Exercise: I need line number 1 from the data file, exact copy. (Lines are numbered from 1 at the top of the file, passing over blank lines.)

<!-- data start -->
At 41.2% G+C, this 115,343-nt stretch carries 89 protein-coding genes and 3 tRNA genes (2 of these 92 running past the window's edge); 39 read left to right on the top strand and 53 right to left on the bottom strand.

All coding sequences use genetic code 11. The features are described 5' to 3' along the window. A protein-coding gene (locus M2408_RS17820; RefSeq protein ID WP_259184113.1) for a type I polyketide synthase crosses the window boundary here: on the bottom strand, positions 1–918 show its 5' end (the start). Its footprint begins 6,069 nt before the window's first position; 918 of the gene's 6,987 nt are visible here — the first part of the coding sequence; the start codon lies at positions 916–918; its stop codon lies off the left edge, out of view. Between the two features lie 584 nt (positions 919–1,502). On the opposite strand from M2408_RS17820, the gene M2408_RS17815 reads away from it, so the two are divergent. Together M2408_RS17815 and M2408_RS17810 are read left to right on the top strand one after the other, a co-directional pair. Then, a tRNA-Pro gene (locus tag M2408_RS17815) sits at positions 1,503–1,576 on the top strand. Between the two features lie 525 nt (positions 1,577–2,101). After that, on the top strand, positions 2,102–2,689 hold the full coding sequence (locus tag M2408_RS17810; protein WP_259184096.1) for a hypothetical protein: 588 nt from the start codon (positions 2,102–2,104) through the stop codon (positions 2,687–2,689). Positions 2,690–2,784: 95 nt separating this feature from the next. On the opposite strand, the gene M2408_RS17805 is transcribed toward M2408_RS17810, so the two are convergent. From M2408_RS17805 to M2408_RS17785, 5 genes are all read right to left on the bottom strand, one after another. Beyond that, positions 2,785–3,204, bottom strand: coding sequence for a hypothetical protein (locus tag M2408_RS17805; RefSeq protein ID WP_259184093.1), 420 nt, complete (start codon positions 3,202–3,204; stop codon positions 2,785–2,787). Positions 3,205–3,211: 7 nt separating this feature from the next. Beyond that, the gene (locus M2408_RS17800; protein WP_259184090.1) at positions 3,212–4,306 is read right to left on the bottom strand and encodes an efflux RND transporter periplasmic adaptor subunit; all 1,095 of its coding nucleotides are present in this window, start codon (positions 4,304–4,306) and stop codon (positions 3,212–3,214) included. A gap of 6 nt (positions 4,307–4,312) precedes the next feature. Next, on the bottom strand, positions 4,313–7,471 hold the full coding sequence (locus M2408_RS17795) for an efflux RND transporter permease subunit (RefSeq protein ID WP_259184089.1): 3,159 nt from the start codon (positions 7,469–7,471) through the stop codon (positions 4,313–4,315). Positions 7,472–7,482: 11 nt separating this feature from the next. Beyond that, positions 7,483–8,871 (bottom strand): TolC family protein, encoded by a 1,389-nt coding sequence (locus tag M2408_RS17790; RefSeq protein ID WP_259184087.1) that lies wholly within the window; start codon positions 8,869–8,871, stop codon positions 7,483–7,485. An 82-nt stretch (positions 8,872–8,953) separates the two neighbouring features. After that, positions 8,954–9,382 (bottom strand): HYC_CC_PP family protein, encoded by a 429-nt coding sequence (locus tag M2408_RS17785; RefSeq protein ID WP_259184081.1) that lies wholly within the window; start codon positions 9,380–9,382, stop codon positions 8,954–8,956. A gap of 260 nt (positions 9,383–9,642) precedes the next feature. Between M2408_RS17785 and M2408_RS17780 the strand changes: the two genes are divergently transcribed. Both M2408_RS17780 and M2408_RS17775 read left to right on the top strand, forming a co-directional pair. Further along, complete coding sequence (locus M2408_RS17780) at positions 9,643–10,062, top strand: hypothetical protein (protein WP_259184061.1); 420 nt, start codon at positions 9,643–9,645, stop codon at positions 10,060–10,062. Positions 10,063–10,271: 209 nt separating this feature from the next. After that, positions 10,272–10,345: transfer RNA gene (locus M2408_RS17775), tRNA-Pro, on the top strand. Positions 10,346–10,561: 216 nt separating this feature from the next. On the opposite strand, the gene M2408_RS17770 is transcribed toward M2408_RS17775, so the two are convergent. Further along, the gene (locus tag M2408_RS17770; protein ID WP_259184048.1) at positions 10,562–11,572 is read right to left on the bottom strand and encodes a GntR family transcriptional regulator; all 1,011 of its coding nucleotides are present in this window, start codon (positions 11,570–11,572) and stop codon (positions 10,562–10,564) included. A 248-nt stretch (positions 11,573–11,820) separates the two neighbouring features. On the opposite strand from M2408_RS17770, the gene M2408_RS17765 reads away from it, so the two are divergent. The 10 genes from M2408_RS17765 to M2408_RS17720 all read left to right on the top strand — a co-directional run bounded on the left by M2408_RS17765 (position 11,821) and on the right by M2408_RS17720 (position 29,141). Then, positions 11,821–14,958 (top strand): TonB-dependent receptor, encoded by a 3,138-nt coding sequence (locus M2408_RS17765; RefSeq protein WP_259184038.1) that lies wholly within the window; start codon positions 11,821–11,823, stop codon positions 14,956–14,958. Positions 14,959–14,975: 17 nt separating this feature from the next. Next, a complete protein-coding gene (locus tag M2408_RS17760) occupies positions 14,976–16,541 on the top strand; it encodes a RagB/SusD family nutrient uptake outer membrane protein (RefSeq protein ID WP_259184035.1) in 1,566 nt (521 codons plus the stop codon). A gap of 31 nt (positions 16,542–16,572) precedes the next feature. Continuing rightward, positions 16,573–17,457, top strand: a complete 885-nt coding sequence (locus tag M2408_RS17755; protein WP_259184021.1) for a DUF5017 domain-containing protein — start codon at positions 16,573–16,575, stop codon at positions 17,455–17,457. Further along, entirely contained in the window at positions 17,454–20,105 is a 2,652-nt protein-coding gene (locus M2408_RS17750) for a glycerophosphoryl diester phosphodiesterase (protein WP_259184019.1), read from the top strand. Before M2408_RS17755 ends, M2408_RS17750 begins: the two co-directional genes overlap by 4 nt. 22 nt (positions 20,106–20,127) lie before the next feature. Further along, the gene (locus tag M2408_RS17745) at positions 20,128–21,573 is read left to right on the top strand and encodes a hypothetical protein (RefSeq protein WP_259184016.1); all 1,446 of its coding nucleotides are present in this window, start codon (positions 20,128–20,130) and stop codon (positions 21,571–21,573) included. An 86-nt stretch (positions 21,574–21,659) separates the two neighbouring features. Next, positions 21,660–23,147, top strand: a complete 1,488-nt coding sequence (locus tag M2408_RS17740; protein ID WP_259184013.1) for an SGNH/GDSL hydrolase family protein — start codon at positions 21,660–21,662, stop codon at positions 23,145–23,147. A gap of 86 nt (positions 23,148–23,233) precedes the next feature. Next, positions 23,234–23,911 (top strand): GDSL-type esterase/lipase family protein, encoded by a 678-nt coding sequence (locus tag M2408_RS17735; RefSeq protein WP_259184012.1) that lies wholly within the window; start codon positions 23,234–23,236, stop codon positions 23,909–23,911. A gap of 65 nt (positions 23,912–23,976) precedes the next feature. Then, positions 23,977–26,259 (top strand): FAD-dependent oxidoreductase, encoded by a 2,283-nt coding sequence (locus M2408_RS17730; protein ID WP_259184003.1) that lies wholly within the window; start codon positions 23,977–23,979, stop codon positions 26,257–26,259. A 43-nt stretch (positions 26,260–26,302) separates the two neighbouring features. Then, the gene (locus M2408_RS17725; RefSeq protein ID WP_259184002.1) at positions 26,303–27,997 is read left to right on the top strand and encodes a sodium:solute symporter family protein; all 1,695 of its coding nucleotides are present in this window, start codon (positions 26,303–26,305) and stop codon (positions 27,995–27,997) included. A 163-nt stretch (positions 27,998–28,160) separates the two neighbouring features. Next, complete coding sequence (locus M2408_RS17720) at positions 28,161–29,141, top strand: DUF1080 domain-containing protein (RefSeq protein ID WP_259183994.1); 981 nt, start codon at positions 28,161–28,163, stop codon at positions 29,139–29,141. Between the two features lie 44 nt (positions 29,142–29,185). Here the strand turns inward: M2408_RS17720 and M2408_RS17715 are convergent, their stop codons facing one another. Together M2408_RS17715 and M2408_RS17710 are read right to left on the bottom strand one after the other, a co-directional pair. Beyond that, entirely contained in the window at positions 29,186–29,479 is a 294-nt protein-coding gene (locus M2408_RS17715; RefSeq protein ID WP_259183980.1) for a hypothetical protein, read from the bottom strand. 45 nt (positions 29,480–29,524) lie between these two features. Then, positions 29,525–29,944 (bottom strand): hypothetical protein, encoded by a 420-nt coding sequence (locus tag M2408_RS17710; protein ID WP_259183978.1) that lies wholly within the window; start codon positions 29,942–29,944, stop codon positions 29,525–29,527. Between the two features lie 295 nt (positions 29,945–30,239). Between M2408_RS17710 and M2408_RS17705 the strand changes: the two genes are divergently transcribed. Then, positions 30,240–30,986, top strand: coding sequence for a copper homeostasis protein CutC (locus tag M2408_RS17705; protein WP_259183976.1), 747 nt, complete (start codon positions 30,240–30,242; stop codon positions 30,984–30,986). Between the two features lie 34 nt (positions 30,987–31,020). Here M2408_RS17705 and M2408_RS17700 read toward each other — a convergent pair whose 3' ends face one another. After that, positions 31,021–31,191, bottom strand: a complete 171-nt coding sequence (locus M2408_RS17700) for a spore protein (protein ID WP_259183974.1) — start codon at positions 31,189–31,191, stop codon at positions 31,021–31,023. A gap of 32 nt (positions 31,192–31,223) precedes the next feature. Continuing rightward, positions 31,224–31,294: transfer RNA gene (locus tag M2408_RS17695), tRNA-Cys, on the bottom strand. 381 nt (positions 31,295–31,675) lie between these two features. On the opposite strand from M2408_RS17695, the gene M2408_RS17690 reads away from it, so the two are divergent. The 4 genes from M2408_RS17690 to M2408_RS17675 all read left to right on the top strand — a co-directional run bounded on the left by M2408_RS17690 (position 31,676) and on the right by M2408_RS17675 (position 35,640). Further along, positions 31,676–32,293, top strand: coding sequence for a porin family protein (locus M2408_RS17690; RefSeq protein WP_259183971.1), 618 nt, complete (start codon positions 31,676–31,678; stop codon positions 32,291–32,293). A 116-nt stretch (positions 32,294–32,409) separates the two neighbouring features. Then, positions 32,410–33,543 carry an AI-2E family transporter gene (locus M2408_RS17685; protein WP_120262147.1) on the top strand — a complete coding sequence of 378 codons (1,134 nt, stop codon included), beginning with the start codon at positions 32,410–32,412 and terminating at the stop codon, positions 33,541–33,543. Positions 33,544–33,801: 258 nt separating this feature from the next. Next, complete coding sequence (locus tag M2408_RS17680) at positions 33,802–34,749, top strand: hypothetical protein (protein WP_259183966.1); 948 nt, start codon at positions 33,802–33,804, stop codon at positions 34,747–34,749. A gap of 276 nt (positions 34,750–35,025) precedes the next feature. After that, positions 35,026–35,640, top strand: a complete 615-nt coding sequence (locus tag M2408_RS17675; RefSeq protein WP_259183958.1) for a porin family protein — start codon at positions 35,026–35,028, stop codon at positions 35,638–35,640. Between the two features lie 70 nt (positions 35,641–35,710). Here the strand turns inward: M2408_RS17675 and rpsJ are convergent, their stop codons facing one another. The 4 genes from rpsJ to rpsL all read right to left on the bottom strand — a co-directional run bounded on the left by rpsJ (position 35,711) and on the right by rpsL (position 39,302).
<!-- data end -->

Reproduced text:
At 41.2% G+C, this 115,343-nt stretch carries 89 protein-coding genes and 3 tRNA genes (2 of these 92 running past the window's edge); 39 read left to right on the top strand and 53 right to left on the bottom strand.